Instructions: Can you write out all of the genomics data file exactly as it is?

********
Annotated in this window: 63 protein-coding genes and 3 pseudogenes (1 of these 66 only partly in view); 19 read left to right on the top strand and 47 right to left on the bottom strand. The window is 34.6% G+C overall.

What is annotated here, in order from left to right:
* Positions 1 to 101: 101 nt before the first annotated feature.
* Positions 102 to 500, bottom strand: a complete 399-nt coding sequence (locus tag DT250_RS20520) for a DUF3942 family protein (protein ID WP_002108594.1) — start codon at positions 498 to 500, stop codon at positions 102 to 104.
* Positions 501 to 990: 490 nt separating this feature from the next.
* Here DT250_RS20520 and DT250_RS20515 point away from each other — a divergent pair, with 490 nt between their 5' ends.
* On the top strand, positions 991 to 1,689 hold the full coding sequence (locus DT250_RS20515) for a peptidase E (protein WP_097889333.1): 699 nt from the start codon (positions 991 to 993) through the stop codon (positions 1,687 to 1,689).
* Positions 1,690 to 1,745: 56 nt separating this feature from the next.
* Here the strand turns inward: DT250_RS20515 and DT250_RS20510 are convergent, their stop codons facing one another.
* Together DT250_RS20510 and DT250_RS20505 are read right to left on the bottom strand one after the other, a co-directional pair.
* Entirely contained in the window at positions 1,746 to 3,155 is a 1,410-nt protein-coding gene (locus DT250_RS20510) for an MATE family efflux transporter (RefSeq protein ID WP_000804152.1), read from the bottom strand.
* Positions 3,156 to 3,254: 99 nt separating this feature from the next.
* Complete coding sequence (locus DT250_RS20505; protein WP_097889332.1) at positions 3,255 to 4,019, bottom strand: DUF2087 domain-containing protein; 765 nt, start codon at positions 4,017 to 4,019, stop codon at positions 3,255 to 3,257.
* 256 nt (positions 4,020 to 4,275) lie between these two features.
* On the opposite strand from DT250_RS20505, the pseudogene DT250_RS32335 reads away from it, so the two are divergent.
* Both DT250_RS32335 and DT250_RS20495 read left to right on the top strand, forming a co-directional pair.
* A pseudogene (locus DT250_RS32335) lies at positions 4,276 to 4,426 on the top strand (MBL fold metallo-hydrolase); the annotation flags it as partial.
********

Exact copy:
Annotated in this window: 63 protein-coding genes and 3 pseudogenes (1 of these 66 only partly in view); 19 read left to right on the top strand and 47 right to left on the bottom strand. The window is 34.6% G+C overall.

What is annotated here, in order from left to right:
* Positions 1 to 101: 101 nt before the first annotated feature.
* Positions 102 to 500, bottom strand: a complete 399-nt coding sequence (locus tag DT250_RS20520) for a DUF3942 family protein (protein ID WP_002108594.1) — start codon at positions 498 to 500, stop codon at positions 102 to 104.
* Positions 501 to 990: 490 nt separating this feature from the next.
* Here DT250_RS20520 and DT250_RS20515 point away from each other — a divergent pair, with 490 nt between their 5' ends.
* On the top strand, positions 991 to 1,689 hold the full coding sequence (locus DT250_RS20515) for a peptidase E (protein WP_097889333.1): 699 nt from the start codon (positions 991 to 993) through the stop codon (positions 1,687 to 1,689).
* Positions 1,690 to 1,745: 56 nt separating this feature from the next.
* Here the strand turns inward: DT250_RS20515 and DT250_RS20510 are convergent, their stop codons facing one another.
* Together DT250_RS20510 and DT250_RS20505 are read right to left on the bottom strand one after the other, a co-directional pair.
* Entirely contained in the window at positions 1,746 to 3,155 is a 1,410-nt protein-coding gene (locus DT250_RS20510) for an MATE family efflux transporter (RefSeq protein ID WP_000804152.1), read from the bottom strand.
* Positions 3,156 to 3,254: 99 nt separating this feature from the next.
* Complete coding sequence (locus DT250_RS20505; protein WP_097889332.1) at positions 3,255 to 4,019, bottom strand: DUF2087 domain-containing protein; 765 nt, start codon at positions 4,017 to 4,019, stop codon at positions 3,255 to 3,257.
* 256 nt (positions 4,020 to 4,275) lie between these two features.
* On the opposite strand from DT250_RS20505, the pseudogene DT250_RS32335 reads away from it, so the two are divergent.
* Both DT250_RS32335 and DT250_RS20495 read left to right on the top strand, forming a co-directional pair.
* A pseudogene (locus DT250_RS32335) lies at positions 4,276 to 4,426 on the top strand (MBL fold metallo-hydrolase); the annotation flags it as partial.